By Bobby Tanzilo Senior Editor/Writer Published Oct 29, 2009 at 12:58 PM

After much talk about the future of Von Trier, 2235 N. Farwell Ave., John and Cindy Sidoff -- owners of Hooligan's, 2017 E. North Ave., told today that they have purchased the building from Mark Eckert.

Eckert's last day will be Friday, Oct. 30. The bar will close at 11 p.m. after a little going-away party with regulars.

The Sidoffs hope to reopen in December, but the launch date will depend on the speed at which the tavern's licensing is wrapped up.

"It's a good transition," said Eckert. "John knew the original owners (of Von Trier), and me and John and Cindy have been great friends for years. So, it's a natural progression. When I decided to retire to get out of the business, I wanted my legacy to live on. I know John, I know what kind of operator he is, I know what kind of people he and Cindy are. You can walk in there and it's still going to be Von Trier. I firmly believe it will be a good thing, because I know that John will carry on the tradition. And he knows the neighborhood, he's an institution on this side of town." 

Eckert had closed the bar when an offer by Diablos Rojos to buy Von Trier seemed like a done deal. When it instead fell apart earlier this month, Eckert reopened the bar a few days later. Although he hadn't been among those originally making offers on Von Trier, John Sidoff said that when the Diablos Rojos offer fell apart, he became interested.

"I was looking forward to the Diablos Rojos moving in across the street because I think they're really good operators and I think they would have added a new element to the East Side," said Sidoff. "I was really worried that somebody might come in there and turn it into a kid place. It deserves to be what it is right now. The last thing I wanted was to see the place turned into a $15 all you can drink place.

"So, after that deal fell through -- I was getting older and I had really no interest in owning another place -- but I decided to take a look at it. I've always loved the place, it's a place that I go to a couple times a week and I thought that it would be a nice match for me."

John Sidoff -- who is vice president of the East Side Business Improvement District -- said that he intends to keep Hooligan's and Von Trier entirely separate and that he's hired a "seasoned manager" and team to run Von Trier. The Sidoffs also own Century Center, a strip mall on North Farwell Avenue, a block north of North Avenue.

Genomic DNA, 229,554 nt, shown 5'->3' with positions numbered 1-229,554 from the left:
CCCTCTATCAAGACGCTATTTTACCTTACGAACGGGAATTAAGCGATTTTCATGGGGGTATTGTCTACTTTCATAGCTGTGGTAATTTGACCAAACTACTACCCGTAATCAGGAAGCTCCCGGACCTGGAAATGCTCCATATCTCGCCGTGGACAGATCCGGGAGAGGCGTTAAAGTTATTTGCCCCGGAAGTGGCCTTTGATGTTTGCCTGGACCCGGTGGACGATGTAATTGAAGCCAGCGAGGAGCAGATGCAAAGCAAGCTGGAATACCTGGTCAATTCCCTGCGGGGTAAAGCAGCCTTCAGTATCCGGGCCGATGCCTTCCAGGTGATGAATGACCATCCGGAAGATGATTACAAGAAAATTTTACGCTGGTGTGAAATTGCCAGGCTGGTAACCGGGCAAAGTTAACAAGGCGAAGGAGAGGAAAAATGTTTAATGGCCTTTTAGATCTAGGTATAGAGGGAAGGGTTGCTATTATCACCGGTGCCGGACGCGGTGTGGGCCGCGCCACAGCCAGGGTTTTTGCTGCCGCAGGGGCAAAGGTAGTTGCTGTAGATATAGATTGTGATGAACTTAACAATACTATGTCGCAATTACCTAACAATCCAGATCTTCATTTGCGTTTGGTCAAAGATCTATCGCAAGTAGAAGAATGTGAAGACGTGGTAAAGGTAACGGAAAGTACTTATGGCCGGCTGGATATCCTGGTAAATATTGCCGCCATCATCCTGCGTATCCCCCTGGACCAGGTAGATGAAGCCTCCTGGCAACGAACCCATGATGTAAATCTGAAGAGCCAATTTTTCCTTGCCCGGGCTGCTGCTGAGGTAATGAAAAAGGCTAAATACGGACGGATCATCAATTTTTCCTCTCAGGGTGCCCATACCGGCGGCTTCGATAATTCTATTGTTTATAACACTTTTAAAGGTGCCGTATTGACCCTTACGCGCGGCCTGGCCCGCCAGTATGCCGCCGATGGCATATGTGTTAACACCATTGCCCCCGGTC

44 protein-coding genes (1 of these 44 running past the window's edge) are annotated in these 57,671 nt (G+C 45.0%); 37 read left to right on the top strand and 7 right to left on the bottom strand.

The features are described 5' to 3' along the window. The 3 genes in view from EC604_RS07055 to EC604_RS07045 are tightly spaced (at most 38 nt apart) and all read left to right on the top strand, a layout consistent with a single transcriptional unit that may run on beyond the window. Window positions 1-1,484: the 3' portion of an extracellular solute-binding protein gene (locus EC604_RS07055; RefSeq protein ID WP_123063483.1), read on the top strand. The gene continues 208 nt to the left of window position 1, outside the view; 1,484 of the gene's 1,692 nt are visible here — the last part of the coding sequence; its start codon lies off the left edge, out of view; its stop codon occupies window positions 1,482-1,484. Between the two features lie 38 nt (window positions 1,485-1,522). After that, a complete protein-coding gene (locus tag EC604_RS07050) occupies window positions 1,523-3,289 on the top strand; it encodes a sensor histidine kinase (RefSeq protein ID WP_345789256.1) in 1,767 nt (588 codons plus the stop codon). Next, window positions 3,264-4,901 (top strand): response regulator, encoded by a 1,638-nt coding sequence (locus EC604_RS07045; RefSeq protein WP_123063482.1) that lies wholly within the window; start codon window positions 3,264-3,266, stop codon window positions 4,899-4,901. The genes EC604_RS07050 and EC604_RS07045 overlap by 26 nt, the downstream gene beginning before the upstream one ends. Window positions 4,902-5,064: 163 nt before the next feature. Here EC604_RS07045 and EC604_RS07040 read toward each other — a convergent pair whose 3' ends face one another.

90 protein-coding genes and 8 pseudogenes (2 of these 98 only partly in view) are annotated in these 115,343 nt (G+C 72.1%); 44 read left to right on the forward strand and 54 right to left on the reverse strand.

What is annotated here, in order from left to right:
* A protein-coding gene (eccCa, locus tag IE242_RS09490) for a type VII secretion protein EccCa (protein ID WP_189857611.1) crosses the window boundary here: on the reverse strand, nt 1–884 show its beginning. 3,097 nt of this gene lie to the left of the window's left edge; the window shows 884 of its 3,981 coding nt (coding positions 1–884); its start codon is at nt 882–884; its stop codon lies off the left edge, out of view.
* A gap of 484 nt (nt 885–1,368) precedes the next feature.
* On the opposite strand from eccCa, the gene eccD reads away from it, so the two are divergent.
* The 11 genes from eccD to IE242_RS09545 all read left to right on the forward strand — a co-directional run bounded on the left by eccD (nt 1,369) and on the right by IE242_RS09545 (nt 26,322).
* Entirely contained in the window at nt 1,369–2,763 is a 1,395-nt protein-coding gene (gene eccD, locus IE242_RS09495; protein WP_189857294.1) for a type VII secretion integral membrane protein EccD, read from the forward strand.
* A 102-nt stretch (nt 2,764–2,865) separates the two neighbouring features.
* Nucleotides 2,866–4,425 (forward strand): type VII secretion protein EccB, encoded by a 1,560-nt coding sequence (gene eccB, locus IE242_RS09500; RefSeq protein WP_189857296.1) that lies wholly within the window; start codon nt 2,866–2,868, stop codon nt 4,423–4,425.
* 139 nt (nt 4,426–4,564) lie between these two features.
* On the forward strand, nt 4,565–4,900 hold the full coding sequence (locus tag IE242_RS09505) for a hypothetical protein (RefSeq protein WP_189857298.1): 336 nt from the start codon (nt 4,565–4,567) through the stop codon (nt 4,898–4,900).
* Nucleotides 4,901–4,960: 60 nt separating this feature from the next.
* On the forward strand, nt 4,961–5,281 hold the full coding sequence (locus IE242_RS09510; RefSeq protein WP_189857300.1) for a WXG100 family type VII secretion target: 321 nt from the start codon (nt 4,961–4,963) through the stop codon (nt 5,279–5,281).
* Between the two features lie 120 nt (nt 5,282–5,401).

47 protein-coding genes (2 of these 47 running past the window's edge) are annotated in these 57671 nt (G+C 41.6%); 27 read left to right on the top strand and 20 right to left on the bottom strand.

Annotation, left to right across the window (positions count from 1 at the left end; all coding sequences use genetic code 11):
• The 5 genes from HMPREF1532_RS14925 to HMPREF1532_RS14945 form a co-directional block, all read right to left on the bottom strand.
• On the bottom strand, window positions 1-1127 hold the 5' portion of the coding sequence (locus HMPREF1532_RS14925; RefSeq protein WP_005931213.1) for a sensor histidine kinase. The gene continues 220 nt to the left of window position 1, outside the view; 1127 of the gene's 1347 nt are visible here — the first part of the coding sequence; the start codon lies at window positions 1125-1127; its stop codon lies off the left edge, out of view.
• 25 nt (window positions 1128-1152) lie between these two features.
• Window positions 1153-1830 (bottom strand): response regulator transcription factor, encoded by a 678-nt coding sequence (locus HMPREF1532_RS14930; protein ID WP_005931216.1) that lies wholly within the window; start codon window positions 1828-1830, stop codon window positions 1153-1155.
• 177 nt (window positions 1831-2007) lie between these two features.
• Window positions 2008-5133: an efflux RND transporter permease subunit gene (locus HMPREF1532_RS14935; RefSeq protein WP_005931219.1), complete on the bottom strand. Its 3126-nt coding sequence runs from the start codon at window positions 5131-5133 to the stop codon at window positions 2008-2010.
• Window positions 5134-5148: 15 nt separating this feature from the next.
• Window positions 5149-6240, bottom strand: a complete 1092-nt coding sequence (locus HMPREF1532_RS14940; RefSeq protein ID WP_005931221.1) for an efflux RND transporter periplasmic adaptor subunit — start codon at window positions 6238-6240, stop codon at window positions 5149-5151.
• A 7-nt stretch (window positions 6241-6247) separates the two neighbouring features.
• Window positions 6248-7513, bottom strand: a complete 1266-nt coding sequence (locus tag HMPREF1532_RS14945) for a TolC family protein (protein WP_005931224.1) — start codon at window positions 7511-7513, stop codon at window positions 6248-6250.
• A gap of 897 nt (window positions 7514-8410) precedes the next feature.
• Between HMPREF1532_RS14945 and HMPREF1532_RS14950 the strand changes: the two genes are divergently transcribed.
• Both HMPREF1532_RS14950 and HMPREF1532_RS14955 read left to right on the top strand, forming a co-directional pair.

Von Trier will remain much the same, although Sidoff said that the place will be cleaned and painted and will be open seven days a week from 4 p.m.

He said he has no plans to add food -- although Von Trier does have a small kitchen -- but there will be catered food during happy hour andwill use outside caterers for private parties and banquets, which he hopes to highlight. The biggest change will be the addition of at least one big-screen plasma TV.

"So that we don't have to shut down during Packers games," explained Sidoff, who added that the screen or screens might show old black and white films. "We are not going to be a sporting venue but it doesn't make sense not to make that available. People don't have to worry that we'll have SportsCenter on all day."

Popcorn will be back, too, he said.

"We're looking at being known as the premier German bar, but not just German, but a great cocktail lounge," Sidoff said, noting that Ritter's, which preceded Von Trier in the space, was known as one of the city's best cocktail lounges.

"We're going to specialize in a combination of European beers and a lot of micro beers. We are going add a large, large selection of both imported and micro beers in bottles. We're gonna increase the wine selection and try to do a bigger wine business. We're going to reintroduce ice cream drinks to the East Side. Maybe a flaming drink or two."

Sidoff said he remains a strong believer in the East Side and he hopes a reinvigorated Von Trier will be an asset.

"The East Side to me is still one of the best areas of the city, a great entertainment area, property values here are real strong," he said. "We want it to be what it used to be: a great neighborhood cocktail lounge ... a great selection of beer and for years and years it was known as people's first date place. And we just want that to happen again.

"When you brought somebody to town, there were certain places you took 'em. You took them to the Safe House, maybe to Ratzsch's, but if you wanted a drink you took them to Von Trier."

Bobby Tanzilo Senior Editor/Writer

Born in Brooklyn, N.Y., where he lived until he was 17, Bobby received his BA-Mass Communications from UWM in 1989 and has lived in Walker's Point, Bay View, Enderis Park, South Milwaukee and on the East Side.

He has published three non-fiction books in Italy – including one about an event in Milwaukee history, which was published in the U.S. in autumn 2010. Four more books, all about Milwaukee, have been published by The History Press.

With his most recent band, The Yell Leaders, Bobby released four LPs and had a songs featured in episodes of TV's "Party of Five" and "Dawson's Creek," and films in Japan, South America and the U.S. The Yell Leaders were named the best unsigned band in their region by VH-1 as part of its Rock Across America 1998 Tour. Most recently, the band contributed tracks to a UK vinyl/CD tribute to the Redskins and collaborated on a track with Italian novelist Enrico Remmert.

He's produced three installments of the "OMCD" series of local music compilations for and in 2007 produced a CD of Italian music and poetry.

In 2005, he was awarded the City of Asti's (Italy) Journalism Prize for his work focusing on that area. He has also won awards from the Milwaukee Press Club.

He can be heard weekly on 88Nine Radio Milwaukee talking about his "Urban Spelunking" series of stories.